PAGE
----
Menu Design & Presentation:
Featuring colorful, fun menus that emulate the look of the set design, the presentation for The 10th Anniversary Special is well-executed. The basic layout is simple, offering smooth navigation for the main and sub-menus alike. The 60 minute main program is divided into 9 chapters, and no layer change was detected. Bonus feature sub-sections are simply presented, and also include a handy "Play All" option. Surprisingly, subtitles are also included, but only in Spanish. The packaging was not on hand for this review, but will most likely feature a similar design and layout to the main menu (seen above).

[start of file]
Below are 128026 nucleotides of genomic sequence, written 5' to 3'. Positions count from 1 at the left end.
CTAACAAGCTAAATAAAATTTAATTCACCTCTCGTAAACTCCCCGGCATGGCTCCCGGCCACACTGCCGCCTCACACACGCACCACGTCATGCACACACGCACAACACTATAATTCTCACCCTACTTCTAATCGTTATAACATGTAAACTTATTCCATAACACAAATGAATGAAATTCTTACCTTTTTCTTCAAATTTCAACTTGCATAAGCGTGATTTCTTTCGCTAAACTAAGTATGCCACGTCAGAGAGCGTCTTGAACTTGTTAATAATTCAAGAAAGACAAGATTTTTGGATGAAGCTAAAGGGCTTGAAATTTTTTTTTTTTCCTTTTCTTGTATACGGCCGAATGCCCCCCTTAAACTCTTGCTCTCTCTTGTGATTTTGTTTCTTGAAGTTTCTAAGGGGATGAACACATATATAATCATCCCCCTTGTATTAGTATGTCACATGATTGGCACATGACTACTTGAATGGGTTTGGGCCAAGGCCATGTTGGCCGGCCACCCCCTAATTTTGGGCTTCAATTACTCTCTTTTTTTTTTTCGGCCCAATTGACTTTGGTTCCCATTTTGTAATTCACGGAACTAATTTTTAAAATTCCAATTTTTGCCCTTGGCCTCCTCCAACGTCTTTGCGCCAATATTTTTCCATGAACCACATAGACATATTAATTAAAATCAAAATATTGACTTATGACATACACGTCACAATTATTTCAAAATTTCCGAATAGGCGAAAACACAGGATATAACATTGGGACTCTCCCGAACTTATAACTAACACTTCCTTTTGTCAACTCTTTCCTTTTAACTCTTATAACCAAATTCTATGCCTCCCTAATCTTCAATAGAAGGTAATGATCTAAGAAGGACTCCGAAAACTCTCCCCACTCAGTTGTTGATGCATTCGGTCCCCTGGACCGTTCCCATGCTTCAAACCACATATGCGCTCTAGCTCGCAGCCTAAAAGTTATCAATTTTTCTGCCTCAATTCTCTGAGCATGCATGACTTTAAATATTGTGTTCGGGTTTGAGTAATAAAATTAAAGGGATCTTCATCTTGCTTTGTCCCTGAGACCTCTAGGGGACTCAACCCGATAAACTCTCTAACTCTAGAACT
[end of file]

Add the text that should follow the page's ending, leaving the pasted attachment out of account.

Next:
Although the included bonus features seemed a little slim on the whole, it's great to have anything extra. Divided into four sections---"Comedy Shorts", "Favorite Guest Moments", Conan on Location", and a "Behind the Scenes Gallery"---each one is fairly self explanatory. In the first section, we're treated to a series of bonus clips that include Late Night TV Commercial, Alone, Stereotypes on Dirt Bikes, Joel's Oscar Night, Clive Clemmons' Inappropriate Response Channel, Conan on the Jerry Lewis Telethon, Max Weinberg's PSA, and Bob Dole Clutch Cargo. Amusing bits to be sure, but why not include more? These brief segments only run a total of 5 minutes in all, and there's tons more material that deserves to be in here. The next section shares the same problem---clocking in at just over 3 minutes---and includes guest appearances by Arnold Schwarzenegger, John Malkovich, Will Ferrell, Larry Brown, Courtney Thorne-Smith, and LL Cool J. All are great, but it's a shame that more (or just longer) clips couldn't have been added to the mix.